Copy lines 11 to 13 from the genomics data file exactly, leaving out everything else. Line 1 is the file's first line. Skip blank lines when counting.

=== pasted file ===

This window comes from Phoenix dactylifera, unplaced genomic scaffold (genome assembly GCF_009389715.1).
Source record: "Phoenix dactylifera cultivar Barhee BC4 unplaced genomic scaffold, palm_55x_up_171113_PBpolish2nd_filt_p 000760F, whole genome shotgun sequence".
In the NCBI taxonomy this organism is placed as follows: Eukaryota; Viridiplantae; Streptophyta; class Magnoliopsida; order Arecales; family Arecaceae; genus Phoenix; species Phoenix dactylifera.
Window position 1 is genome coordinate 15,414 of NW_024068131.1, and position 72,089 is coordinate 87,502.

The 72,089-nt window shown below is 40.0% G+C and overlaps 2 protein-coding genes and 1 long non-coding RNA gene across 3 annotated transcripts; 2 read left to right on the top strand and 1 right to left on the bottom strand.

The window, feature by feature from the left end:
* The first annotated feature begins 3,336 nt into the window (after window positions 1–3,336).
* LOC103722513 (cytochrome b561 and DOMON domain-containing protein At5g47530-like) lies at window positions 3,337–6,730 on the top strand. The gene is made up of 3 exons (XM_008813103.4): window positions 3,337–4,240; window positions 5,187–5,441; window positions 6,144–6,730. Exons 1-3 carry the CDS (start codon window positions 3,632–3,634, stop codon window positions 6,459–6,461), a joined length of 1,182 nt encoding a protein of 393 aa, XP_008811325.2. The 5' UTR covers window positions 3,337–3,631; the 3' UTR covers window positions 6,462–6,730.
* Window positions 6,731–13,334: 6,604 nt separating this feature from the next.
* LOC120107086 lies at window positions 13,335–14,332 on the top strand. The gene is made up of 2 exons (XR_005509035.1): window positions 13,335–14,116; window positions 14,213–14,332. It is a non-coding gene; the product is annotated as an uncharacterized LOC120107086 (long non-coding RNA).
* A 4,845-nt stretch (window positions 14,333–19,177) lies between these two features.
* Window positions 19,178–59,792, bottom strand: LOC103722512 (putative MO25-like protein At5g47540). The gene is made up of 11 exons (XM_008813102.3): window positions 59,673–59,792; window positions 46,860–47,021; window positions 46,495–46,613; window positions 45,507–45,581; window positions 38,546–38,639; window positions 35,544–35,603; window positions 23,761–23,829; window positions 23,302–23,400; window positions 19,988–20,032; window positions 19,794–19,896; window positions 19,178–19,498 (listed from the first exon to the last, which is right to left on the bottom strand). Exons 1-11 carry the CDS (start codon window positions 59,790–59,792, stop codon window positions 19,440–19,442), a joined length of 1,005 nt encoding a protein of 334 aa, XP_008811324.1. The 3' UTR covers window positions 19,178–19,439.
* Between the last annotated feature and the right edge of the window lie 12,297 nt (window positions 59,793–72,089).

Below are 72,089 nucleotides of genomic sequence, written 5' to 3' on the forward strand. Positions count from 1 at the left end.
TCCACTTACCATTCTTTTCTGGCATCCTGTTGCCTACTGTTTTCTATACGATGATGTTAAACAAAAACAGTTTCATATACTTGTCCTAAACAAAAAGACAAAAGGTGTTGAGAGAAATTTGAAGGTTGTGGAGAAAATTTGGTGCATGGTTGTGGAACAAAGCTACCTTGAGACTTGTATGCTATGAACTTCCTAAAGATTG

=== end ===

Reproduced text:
* A 4,845-nt stretch (window positions 14,333–19,177) lies between these two features.
* Window positions 19,178–59,792, bottom strand: LOC103722512 (putative MO25-like protein At5g47540). The gene is made up of 11 exons (XM_008813102.3): window positions 59,673–59,792; window positions 46,860–47,021; window positions 46,495–46,613; window positions 45,507–45,581; window positions 38,546–38,639; window positions 35,544–35,603; window positions 23,761–23,829; window positions 23,302–23,400; window positions 19,988–20,032; window positions 19,794–19,896; window positions 19,178–19,498 (listed from the first exon to the last, which is right to left on the bottom strand). Exons 1-11 carry the CDS (start codon window positions 59,790–59,792, stop codon window positions 19,440–19,442), a joined length of 1,005 nt encoding a protein of 334 aa, XP_008811324.1. The 3' UTR covers window positions 19,178–19,439.
* Between the last annotated feature and the right edge of the window lie 12,297 nt (window positions 59,793–72,089).